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Au pair case kills death penalty bill

A bill to reinstate the death penalty in Massachusetts failed Thursday in the state House of Representatives by a single vote _ a week after it passed by the same margin.

Rep. John Slattery, a Democrat, said he switched his vote from "yes" to "no" after talking to constituents about Louise Woodward, the British au pair convicted last week of murder in the death of an infant in her care.

Slattery said his conversations left him "with a deeply unsettled conviction about the possibility of executing the wrong person."

"What happens to these people that we're not sure? What happens to the Louise Woodwards of the world?" he said.

Massachusetts appeared ready to join the 38 others states with capital punishment when House members, many spurred by a month of grisly crimes that left mothers and children slain, passed a death penalty bill 81-79 on Oct. 28.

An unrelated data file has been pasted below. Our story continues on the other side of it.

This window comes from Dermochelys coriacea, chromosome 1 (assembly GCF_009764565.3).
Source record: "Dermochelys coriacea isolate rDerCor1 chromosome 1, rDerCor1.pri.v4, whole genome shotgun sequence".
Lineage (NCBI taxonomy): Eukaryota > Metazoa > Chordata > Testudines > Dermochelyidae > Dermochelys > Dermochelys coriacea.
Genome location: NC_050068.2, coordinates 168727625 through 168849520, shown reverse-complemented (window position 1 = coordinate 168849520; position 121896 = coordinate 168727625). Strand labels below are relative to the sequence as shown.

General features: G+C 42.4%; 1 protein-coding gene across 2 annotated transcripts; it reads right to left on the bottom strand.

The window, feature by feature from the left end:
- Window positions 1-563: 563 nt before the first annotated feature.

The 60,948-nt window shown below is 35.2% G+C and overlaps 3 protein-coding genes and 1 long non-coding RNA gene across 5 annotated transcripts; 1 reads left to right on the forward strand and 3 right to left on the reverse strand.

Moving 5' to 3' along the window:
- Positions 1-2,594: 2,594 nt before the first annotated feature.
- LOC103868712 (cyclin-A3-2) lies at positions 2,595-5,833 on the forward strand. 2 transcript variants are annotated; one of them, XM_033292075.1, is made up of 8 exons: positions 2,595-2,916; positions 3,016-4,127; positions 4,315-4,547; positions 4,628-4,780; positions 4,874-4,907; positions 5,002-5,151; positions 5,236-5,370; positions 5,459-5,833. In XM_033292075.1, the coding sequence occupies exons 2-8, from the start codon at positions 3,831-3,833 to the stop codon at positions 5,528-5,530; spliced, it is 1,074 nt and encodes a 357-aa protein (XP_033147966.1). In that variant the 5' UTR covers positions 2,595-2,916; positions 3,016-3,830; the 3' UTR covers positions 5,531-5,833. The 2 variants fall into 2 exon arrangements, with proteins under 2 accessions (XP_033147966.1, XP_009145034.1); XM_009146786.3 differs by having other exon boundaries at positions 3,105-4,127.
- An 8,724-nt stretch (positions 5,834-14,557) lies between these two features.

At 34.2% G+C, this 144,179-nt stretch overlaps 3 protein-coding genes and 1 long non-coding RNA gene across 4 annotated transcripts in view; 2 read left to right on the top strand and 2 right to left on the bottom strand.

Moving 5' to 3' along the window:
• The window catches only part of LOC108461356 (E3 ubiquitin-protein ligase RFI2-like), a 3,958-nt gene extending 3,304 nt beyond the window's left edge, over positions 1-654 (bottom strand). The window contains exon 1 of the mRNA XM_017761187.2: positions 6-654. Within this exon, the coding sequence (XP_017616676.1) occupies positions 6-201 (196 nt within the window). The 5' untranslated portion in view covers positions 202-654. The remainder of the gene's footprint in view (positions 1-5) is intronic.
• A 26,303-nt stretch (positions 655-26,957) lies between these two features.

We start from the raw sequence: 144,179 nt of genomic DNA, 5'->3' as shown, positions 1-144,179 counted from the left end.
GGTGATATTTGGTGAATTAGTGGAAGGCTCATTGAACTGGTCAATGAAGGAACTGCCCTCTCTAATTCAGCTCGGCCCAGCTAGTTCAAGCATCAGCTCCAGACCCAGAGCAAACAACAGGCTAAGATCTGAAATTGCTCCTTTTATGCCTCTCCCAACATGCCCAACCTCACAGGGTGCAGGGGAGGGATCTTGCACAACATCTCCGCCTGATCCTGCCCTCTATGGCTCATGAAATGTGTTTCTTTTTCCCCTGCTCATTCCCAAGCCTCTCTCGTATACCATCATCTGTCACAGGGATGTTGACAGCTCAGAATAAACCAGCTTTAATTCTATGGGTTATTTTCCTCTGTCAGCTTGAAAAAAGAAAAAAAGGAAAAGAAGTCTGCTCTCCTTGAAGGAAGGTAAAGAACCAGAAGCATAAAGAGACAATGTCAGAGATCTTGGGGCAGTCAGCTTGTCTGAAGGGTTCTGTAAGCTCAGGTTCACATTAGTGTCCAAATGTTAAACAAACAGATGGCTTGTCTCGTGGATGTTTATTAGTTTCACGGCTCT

The bill was then sent to committee to be reconciled with a similar Senate measure approved earlier this month. Acting Gov. Paul Celluci had vowed to sign it.

The Senate has passed a death penalty bill three times this decade, but it always died by a narrow margin in the House.

It did again Thursday, 80-80.

The bill called for allowing the death penalty in murder cases under 15 types of "aggravating circumstances" and included protections for the mentally retarded and a review system to ensure it was not racially discriminatory.

Massachusetts, long considered a liberal bastion, held its last executions in 1947. The state Supreme Judicial Court threw out the most recent capital punishment law in 1984.

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